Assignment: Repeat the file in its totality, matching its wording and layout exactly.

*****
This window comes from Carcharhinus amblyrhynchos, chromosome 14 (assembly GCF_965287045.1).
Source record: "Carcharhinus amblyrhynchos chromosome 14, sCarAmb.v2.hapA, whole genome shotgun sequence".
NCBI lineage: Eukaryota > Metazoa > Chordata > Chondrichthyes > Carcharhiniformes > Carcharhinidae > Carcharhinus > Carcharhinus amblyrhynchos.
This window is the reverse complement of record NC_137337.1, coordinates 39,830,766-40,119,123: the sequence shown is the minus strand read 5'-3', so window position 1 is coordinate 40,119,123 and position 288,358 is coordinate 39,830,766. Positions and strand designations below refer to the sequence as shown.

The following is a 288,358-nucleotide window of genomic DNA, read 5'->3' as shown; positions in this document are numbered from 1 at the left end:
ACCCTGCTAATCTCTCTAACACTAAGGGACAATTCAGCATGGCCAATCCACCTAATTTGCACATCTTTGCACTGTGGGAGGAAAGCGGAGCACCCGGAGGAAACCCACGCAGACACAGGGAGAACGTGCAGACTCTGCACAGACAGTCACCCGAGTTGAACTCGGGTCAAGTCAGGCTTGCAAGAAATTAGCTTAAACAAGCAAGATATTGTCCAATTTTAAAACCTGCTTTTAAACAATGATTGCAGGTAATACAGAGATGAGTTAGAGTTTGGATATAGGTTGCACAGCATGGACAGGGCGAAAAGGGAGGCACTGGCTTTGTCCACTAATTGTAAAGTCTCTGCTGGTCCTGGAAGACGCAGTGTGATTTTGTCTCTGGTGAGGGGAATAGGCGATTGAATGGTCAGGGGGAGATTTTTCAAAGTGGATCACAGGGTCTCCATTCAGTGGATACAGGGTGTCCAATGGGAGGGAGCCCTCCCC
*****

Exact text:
This window comes from Carcharhinus amblyrhynchos, chromosome 14 (assembly GCF_965287045.1).
Source record: "Carcharhinus amblyrhynchos chromosome 14, sCarAmb.v2.hapA, whole genome shotgun sequence".
NCBI lineage: Eukaryota > Metazoa > Chordata > Chondrichthyes > Carcharhiniformes > Carcharhinidae > Carcharhinus > Carcharhinus amblyrhynchos.
This window is the reverse complement of record NC_137337.1, coordinates 39,830,766-40,119,123: the sequence shown is the minus strand read 5'-3', so window position 1 is coordinate 40,119,123 and position 288,358 is coordinate 39,830,766. Positions and strand designations below refer to the sequence as shown.

The following is a 288,358-nucleotide window of genomic DNA, read 5'->3' as shown; positions in this document are numbered from 1 at the left end:
ACCCTGCTAATCTCTCTAACACTAAGGGACAATTCAGCATGGCCAATCCACCTAATTTGCACATCTTTGCACTGTGGGAGGAAAGCGGAGCACCCGGAGGAAACCCACGCAGACACAGGGAGAACGTGCAGACTCTGCACAGACAGTCACCCGAGTTGAACTCGGGTCAAGTCAGGCTTGCAAGAAATTAGCTTAAACAAGCAAGATATTGTCCAATTTTAAAACCTGCTTTTAAACAATGATTGCAGGTAATACAGAGATGAGTTAGAGTTTGGATATAGGTTGCACAGCATGGACAGGGCGAAAAGGGAGGCACTGGCTTTGTCCACTAATTGTAAAGTCTCTGCTGGTCCTGGAAGACGCAGTGTGATTTTGTCTCTGGTGAGGGGAATAGGCGATTGAATGGTCAGGGGGAGATTTTTCAAAGTGGATCACAGGGTCTCCATTCAGTGGATACAGGGTGTCCAATGGGAGGGAGCCCTCCCC